Women stereotypes in advertising

“They are better educated, earning more money than ever, and make the bulk of buying decisions. Yet when it comes to wooing women, advertisers could use a lesson in the art of courtship.”
A recent study showed that ads targeted to women were mostly cliched and offensive, more at CNN.com

The Belfast Telegraph agress and lists five typical clichés of woman (as portrayed by advertisers). There's super-granny, The Beauty Bunny, Alpha females, The Fashionista and good ol' Perfect Mum - but do these women really exist in reality and do real women identify with these caricatures?

"We already understand that women are different from men. Now we need to understand that women are different from one another. They want to be catered to as individuals," said Rebekka Bay, the head of consumer trends at Enterprise IG.

Yes, we're all individuals! crowd cheers back: We're all individuals. I'm not!

Bay argues that advertisers need to change the way they research female consumers. Instead of focus groups about particular products, she believes that marketers should find out more about all aspects of women's lives.

Not a bad idea considering that women still hold most of the buying power - 88%! “53 percent of all stock purchases, 63 percent of personal computer buys, and 75 percent of all over-the-counter drug outlays.” according to the study which CNN reports on.

The Belfast article argues that this is not just a gender issue - which is true. Caricatures and stereotypes of men exist in advertising as well - we've all seen the bumbling buffoon, the beer-guzzler, the purse-holding husband et al. Many argue that when you only have thirty seconds to tell a story, you don't have much time to flesh out a character.

Perhaps if advertising spent less time telling jokes and showing 'settings' where we should identify and spent more time telling the story of the product, these things could be avoided.

Comments (6)

  • blkadr's picture

    Of course there's not enough time to flesh out a character, but showing a woman with a pot holder setting a dish onto a table where a man and children are waiting, or a woman complaining about soap scum while wearing rubber gloves and holding a spray bottle in her hand does get a certain point across, and that point is that women are supposed to tend the children, clean the house, and keep their husbands fed and happy. The husband's job is to be unable to cook or clean and be catered to. This stereotype makes me so angry that I can barely watch tv anymore.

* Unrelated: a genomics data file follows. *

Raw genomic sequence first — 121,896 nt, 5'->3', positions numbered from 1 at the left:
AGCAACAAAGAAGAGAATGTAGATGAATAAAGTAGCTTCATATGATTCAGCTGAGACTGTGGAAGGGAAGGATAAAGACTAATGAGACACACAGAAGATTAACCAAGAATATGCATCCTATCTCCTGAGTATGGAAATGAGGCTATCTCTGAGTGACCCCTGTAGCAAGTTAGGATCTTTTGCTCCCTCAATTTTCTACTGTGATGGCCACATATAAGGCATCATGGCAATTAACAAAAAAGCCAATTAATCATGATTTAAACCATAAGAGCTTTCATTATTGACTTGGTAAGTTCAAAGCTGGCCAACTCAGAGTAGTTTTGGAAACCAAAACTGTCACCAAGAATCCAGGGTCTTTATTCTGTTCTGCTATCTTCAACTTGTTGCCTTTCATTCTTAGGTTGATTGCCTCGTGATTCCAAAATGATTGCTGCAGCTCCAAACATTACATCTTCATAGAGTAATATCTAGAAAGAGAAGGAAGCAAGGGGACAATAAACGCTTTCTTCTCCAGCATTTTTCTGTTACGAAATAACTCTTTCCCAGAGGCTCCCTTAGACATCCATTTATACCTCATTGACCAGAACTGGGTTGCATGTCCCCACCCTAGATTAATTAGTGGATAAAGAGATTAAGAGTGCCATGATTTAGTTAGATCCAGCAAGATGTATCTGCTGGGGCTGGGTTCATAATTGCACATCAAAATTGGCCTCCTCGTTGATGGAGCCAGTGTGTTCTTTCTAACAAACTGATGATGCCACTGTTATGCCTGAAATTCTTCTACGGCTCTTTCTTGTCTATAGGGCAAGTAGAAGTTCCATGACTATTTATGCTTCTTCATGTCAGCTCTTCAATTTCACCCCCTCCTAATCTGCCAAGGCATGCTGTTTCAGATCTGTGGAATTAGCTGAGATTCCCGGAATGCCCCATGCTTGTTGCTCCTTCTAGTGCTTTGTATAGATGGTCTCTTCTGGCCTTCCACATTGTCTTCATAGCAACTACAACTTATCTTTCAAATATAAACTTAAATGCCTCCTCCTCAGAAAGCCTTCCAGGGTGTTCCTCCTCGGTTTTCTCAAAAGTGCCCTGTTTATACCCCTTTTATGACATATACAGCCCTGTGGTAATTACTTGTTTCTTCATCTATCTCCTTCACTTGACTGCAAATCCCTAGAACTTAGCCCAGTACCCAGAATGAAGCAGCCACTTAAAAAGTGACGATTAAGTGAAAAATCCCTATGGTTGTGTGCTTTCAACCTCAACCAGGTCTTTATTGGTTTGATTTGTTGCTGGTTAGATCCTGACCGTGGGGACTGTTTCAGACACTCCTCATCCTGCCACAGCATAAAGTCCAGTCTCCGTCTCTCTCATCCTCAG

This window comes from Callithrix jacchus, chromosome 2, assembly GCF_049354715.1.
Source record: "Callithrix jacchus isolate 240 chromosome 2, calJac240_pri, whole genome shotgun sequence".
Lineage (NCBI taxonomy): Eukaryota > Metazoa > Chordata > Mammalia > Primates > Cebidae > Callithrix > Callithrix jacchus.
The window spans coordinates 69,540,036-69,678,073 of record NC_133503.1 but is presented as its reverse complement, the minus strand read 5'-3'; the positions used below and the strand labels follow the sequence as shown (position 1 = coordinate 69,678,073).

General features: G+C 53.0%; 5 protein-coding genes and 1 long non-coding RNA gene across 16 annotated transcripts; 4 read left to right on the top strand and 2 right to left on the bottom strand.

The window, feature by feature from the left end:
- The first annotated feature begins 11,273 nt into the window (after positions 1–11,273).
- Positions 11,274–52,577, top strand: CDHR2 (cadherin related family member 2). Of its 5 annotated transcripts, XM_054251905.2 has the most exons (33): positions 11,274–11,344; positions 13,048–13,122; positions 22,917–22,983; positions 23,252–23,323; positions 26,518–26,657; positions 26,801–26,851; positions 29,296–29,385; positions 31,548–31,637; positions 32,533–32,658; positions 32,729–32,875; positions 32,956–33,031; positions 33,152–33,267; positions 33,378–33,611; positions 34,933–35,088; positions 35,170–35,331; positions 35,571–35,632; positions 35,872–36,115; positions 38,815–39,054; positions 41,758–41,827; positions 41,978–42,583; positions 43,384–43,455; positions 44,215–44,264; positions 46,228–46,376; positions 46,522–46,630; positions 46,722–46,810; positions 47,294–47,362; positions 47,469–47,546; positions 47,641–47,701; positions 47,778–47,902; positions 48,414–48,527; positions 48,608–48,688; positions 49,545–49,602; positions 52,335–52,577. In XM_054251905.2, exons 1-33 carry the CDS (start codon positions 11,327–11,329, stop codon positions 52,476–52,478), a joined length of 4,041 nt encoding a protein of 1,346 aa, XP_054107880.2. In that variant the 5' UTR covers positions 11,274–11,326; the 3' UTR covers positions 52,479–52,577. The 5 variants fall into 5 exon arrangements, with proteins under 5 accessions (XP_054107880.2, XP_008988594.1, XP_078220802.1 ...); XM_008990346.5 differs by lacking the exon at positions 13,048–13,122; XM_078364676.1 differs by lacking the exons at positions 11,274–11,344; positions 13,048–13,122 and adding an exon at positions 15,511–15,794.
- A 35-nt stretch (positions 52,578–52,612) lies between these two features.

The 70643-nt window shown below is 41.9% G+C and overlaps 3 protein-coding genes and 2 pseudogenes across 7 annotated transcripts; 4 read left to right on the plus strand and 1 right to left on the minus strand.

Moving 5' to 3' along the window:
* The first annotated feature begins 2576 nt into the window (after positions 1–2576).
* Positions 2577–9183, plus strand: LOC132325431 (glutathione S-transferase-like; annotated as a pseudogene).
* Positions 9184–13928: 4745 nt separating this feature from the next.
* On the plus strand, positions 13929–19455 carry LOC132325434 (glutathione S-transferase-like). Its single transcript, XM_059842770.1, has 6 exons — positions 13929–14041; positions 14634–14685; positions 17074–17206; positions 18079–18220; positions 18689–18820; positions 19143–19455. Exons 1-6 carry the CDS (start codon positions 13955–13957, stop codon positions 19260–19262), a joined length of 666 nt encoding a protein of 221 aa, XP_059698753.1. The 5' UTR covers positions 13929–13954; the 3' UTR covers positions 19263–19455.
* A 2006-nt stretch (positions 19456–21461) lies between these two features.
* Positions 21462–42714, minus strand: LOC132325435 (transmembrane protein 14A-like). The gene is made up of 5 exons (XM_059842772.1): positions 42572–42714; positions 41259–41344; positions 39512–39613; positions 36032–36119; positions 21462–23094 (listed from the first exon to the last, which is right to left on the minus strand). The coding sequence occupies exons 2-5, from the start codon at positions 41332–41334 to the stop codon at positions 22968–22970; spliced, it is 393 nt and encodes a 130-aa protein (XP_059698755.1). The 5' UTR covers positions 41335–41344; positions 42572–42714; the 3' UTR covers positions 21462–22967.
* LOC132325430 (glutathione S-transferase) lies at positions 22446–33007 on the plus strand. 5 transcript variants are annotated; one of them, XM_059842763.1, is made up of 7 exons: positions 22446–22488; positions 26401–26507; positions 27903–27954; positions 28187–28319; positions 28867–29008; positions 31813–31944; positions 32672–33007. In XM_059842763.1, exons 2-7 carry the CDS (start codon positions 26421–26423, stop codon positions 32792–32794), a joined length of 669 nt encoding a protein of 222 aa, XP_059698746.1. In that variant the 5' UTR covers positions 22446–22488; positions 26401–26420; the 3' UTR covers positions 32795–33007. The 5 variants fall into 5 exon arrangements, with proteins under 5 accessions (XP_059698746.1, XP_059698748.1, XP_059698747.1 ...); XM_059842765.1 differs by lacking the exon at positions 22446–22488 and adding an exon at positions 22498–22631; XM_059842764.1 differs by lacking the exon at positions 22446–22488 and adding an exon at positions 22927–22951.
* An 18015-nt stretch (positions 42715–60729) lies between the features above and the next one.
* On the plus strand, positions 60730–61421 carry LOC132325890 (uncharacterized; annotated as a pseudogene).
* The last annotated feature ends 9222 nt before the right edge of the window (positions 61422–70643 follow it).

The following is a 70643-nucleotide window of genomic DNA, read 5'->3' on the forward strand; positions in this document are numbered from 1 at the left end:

Mar 11, 2008
  • Dabitch's picture

    I keep coming back to this: Where did product as hero ads go? You know, the ones where the product was the character, the main star of the ad. Like Honda Cog, Bravia balls, Masterlock "repeat did not budge", and a bunch other ads I can't recall right now.

    Jun 02, 2011
  • fairuse's picture

    I know. The product as hero faded out about the same time jingles did? There is Mr Clean with that catchy jingle. No BS, just sell the product.

    And now some bad news for the stereotypes are needed crowd. Do you honestly think a "suit" such as my wife is going to buy into the line about "scrubbing bubbles" doing the work so her $$$ fingernail designs/polish won't get wet?

    The answer is yes & no. Yes if a product states that it has super duper high pressure steam scrubbing bubbles and it works, however, if the product is trash bin lame at its task then No. Lucky you, no repeat sales. Now the real bad news: I do the scrubbing and do not use any of the products pushed on TV. I buy a cleaner that works at the cheap price of $18.00 gal. ($ convert: 12.46 euro, 111.75 krona). There it is, the product explained and not simple minded stereotypes are the way to profits.

    Guess who buys cars, mobile phone, Sat Radio, grocery? Well she does, and along with my tech input items such as TV, DVR, DVD and computers. Advertisers have to throw out the 60s.

    RANT: Pepsi: Do you really think pushup boobs and a bouncy butt attached to way-long legs in a beach setting is going to sell more soft drink? .... waiting on answer ....


    Jun 02, 2011

Leave a comment

about the author

Dabitch Creative Director, CEO, hell-raising sweetheart and editor of Adland. Globetrotting Swede who has lived and worked in New York, London, San Francisco, Amsterdam, Copenhagen and Stockholm.